Unbearable, by David Bax
Whether or not you’ll enjoy Seth MacFarlane’s Ted depends on a number of things but the most important might be what you mean when you say a film is good. If you mean that you like a film that is crafted with some measure of skill, you might find things to appreciate. If, however, you require a film’s content to be enjoyable or otherwise interesting, you’ll find yourself facing an uphill battle.
Ted is the story of a man named John who, as a lonely eight-year-old boy, received a large teddy bear for Christmas. That plush toy, named Ted, magically came to life and pledged to be John’s lifelong friend. After a brief stint as a celebrity sensation (he was a talking teddy bear, after all), Ted (voiced by MacFarlane) has spent most of the ensuing 27 years remaining the best friend of John (Mark Walhberg), growing along with him in some ways but essentially anchoring him to juvenilia and validating his extant adolescent impulses.
MacFarlane makes his debut as a feature film director and is surprisingly adept at it. Given that he’s made his name in animation, he takes easily to the live-action format. His compositions and editing are considered without being ostentatious. And, unlike many mainstream comedies, Ted is not a series of set-pieces and sketches haphazardly strung together in the general shape of a motion picture. MacFarlane is actually telling a story here using thought-out sequences that build upon one another. Most remarkably, a hotel room brawl between John and Ted when things in the friendship get tense is both believable and brutal, not to mention more than a little funny.
To the extent that Ted works, it’s due to Wahlberg. His notable chemistry with the CGI bear is enough to make you forget that Ted is clearly a CGI bear. Wahlberg has always been at his best playing good-natured dopes (Three Kings, The Fighter) and John fits that bill exquisitely. His overall wide-eyed pleasantness not only makes the case for why his girlfriend (Mila Kunis) keeps taking him back, it even makes the awful jokes MacFarlane has written nearly forgivable.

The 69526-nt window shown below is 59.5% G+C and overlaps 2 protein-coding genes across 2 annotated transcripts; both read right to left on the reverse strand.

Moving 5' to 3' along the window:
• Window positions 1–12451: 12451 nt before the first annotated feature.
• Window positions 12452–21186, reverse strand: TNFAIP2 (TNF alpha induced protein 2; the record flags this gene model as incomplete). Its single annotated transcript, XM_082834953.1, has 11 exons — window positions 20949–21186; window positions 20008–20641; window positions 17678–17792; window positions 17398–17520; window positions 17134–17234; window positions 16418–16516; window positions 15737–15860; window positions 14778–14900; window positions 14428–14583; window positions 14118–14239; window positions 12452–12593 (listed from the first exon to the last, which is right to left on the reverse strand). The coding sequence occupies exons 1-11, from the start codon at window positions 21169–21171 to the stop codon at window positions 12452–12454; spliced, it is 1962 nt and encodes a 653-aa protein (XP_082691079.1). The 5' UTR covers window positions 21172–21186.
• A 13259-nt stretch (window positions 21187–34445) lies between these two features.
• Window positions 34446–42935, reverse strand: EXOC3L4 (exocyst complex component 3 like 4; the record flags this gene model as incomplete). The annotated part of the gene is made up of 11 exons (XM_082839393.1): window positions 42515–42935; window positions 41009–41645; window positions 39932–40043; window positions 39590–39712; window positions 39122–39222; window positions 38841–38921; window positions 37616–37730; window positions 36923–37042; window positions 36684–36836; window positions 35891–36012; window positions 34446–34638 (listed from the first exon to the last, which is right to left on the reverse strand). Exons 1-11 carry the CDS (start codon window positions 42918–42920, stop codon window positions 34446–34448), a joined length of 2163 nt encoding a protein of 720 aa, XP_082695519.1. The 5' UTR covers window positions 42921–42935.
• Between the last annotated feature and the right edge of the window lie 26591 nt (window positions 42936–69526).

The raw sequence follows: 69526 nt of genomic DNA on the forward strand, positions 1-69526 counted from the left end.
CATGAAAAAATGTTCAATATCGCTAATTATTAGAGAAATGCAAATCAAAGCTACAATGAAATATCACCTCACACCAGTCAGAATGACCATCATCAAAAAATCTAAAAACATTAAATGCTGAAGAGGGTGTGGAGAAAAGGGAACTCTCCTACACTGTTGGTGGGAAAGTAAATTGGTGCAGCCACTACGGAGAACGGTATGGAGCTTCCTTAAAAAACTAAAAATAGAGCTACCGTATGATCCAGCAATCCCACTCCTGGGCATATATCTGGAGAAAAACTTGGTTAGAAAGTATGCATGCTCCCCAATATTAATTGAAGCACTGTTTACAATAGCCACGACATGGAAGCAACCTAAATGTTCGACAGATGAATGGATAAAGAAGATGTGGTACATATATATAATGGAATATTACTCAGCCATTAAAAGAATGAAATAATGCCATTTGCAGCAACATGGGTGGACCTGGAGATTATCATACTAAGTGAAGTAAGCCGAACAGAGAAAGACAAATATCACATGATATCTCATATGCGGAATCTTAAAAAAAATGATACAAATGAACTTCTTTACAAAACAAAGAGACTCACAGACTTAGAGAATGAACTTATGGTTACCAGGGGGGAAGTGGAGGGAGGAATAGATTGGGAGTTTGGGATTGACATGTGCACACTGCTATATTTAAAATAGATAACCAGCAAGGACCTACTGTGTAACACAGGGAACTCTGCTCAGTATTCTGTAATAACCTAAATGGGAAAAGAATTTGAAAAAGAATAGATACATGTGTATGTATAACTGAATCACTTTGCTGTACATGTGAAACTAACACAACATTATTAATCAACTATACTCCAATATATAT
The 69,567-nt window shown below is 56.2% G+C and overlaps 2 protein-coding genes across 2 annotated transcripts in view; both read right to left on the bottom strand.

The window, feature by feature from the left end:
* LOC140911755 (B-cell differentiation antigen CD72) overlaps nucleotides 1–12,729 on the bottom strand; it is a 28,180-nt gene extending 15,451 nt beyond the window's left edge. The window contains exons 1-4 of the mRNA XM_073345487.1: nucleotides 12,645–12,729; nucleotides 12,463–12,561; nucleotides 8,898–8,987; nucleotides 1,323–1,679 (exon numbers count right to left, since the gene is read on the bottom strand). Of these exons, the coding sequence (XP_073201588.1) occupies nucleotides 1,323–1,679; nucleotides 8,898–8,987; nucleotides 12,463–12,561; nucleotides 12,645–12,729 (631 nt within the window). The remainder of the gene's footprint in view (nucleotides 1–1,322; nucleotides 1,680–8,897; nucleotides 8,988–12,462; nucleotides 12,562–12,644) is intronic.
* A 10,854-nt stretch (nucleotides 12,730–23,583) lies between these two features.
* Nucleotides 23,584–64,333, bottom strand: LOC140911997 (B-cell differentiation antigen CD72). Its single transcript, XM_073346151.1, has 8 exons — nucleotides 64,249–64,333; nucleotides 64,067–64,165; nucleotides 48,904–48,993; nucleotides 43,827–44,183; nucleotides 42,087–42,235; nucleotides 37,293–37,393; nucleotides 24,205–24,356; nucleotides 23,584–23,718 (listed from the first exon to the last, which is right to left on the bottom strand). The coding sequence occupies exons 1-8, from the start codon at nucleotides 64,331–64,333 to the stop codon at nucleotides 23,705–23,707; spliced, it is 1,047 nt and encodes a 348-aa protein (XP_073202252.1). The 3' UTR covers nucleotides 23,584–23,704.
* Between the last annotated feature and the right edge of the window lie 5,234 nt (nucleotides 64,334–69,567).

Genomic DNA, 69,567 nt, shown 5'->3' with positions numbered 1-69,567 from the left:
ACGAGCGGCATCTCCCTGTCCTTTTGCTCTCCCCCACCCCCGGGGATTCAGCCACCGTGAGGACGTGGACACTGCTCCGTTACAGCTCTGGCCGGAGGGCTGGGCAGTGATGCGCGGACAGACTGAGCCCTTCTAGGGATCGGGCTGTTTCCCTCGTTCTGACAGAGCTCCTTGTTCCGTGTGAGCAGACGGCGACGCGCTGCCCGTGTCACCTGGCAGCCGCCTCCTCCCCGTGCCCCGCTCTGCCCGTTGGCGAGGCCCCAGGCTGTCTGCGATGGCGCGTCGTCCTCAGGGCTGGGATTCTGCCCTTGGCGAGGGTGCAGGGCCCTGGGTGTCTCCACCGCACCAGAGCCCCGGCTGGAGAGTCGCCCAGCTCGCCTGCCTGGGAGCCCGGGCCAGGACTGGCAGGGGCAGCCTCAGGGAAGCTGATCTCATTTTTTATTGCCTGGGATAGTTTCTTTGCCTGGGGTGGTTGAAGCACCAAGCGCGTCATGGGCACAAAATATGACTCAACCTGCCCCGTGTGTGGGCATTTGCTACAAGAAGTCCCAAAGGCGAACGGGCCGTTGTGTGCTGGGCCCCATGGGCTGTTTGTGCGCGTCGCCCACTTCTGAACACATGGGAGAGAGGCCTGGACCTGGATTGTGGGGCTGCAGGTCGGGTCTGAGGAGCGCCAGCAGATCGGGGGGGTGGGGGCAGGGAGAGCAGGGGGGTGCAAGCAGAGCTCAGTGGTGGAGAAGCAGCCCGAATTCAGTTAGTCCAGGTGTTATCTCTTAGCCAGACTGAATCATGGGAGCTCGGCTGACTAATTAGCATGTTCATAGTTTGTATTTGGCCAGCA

If it seems that this review is positive so far, that’s because the things that make this a bad movie – overpowering though they may be – are rather simple. Mainly, it’s just not funny. Not only is it not funny, it’s unfunny. The better part of a decade ago, when someone like a Sarah Silverman was ironically racist in her act, the surprise of it was enough to make it worthwhile (if not exactly hilarious). All these years later, the irony part of such an approach has lost all usefulness. Making racist jokes isn’t shocking anymore. It’s just racist. That’s especially true when there isn’t even a real joke to speak of. Someone should tell MacFarlane that the word “Jew” isn’t a punchline in and of itself. Also, someone should give him the news that women are allowed to be funny. It’s insulting and embarrassingly old-fashioned to cast as capable a comedic actress as Mila Kunis and not allow her any laughs; to, in fact, make repeated jokes out of the premise that she is unable to keep up with her male counterparts’ back and forth repartee.
Those are just examples of the main problem, really, which is that the film is stale. For the most part, these jokes have been made. What’s more, this story has been told. Thematically (and I do at least respect MacFarlane for caring about his theme), this is something we’ve been seeing for years now. Ted is the manifestation of John’s inability to grow up even when doing so would earn him a rewarding romantic and professional life. Judd Apatow made his cinematic name with that outline. MacFarlane may regurgitate it skillfully but the execution is hollow and pointless.
So if you want to see competent work from a filmmaker who could likely make something interesting out of someone else’s screenplay, perhaps Ted is for you. But if you are seeking something that could be described as watchable, you’d do well to skip it.